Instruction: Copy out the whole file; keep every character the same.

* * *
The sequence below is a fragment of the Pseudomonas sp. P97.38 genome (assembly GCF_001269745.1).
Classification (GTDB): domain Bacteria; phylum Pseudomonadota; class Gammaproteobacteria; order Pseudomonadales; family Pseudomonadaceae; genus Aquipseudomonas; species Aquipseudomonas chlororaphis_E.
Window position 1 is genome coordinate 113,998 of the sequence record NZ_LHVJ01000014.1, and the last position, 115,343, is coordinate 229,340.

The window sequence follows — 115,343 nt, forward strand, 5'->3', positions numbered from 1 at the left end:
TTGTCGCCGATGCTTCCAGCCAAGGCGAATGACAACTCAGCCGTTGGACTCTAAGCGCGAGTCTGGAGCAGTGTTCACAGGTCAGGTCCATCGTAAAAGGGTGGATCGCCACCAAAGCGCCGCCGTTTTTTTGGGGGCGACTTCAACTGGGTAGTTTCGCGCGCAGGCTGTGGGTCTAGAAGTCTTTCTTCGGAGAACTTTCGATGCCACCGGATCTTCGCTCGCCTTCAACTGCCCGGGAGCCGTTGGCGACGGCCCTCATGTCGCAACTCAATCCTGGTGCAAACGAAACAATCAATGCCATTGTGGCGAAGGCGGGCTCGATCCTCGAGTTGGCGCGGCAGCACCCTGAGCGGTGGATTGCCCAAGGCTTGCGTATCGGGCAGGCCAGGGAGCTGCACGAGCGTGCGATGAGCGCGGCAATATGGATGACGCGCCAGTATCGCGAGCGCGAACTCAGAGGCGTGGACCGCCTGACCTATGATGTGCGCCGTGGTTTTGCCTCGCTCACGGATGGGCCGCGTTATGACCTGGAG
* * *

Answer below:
The sequence below is a fragment of the Pseudomonas sp. P97.38 genome (assembly GCF_001269745.1).
Classification (GTDB): domain Bacteria; phylum Pseudomonadota; class Gammaproteobacteria; order Pseudomonadales; family Pseudomonadaceae; genus Aquipseudomonas; species Aquipseudomonas chlororaphis_E.
Window position 1 is genome coordinate 113,998 of the sequence record NZ_LHVJ01000014.1, and the last position, 115,343, is coordinate 229,340.

The window sequence follows — 115,343 nt, forward strand, 5'->3', positions numbered from 1 at the left end:
TTGTCGCCGATGCTTCCAGCCAAGGCGAATGACAACTCAGCCGTTGGACTCTAAGCGCGAGTCTGGAGCAGTGTTCACAGGTCAGGTCCATCGTAAAAGGGTGGATCGCCACCAAAGCGCCGCCGTTTTTTTGGGGGCGACTTCAACTGGGTAGTTTCGCGCGCAGGCTGTGGGTCTAGAAGTCTTTCTTCGGAGAACTTTCGATGCCACCGGATCTTCGCTCGCCTTCAACTGCCCGGGAGCCGTTGGCGACGGCCCTCATGTCGCAACTCAATCCTGGTGCAAACGAAACAATCAATGCCATTGTGGCGAAGGCGGGCTCGATCCTCGAGTTGGCGCGGCAGCACCCTGAGCGGTGGATTGCCCAAGGCTTGCGTATCGGGCAGGCCAGGGAGCTGCACGAGCGTGCGATGAGCGCGGCAATATGGATGACGCGCCAGTATCGCGAGCGCGAACTCAGAGGCGTGGACCGCCTGACCTATGATGTGCGCCGTGGTTTTGCCTCGCTCACGGATGGGCCGCGTTATGACCTGGAG